So, Dallas City Manager A.C. Gonzalez is making his twice-monthly report to the City Council Wednesday afternoon. This time, he's going to be talking about something called the Dallas Center for Performance Excellence which, well, we've read the whole briefing and still have no idea what it is.
Its purpose, as presented, is to "facilitate best-in-class levels of performance across the City of Dallas organization through an integrated systems approach that achieves results," whatever the hell that means.
Before those best-in-class levels of performance can begin to be facilitated, an advisory board and a working group -- featuring Assistant City Manager Jill Jordan -- need to be convened so there can be two levels of bureaucratic icing on top of the bureaucratic cake.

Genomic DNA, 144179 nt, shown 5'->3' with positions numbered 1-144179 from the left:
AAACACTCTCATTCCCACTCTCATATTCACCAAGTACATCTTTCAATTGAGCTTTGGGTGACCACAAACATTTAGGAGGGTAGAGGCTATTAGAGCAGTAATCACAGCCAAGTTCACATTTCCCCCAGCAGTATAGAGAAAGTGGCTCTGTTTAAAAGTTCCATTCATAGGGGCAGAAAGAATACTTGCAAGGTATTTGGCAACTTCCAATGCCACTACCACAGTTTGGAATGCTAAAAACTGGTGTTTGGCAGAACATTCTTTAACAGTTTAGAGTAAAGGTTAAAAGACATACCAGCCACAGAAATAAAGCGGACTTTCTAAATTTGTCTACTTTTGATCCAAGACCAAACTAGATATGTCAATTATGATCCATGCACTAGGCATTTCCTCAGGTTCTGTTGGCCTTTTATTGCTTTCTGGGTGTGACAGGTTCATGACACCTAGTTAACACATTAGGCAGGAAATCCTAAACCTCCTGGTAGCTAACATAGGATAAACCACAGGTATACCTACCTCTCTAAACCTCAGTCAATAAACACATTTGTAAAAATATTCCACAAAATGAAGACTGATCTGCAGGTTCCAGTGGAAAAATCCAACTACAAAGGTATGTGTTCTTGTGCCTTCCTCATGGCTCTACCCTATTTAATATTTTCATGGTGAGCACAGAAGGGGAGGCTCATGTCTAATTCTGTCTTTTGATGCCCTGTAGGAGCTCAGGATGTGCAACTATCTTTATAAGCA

Under a section titled "A Fresh Approach", Gonzalez claims the CPE will "[f]oster synergy through collaboration, rather than segmented internal efforts."
Gonzalez is a bureaucrat. We get it, the most powerful person in city government being an unelected bureaucrat is just something that comes with the antiquated city manager system. It makes sense that he speaks a language a little bit different from the rest of us. What's bothersome is that Gonzalez's briefings were supposed to shed at least a little light into the dark corner of the world that is the city manager's office. Instead, he approaches them like a middle schooler giving a book report against his will.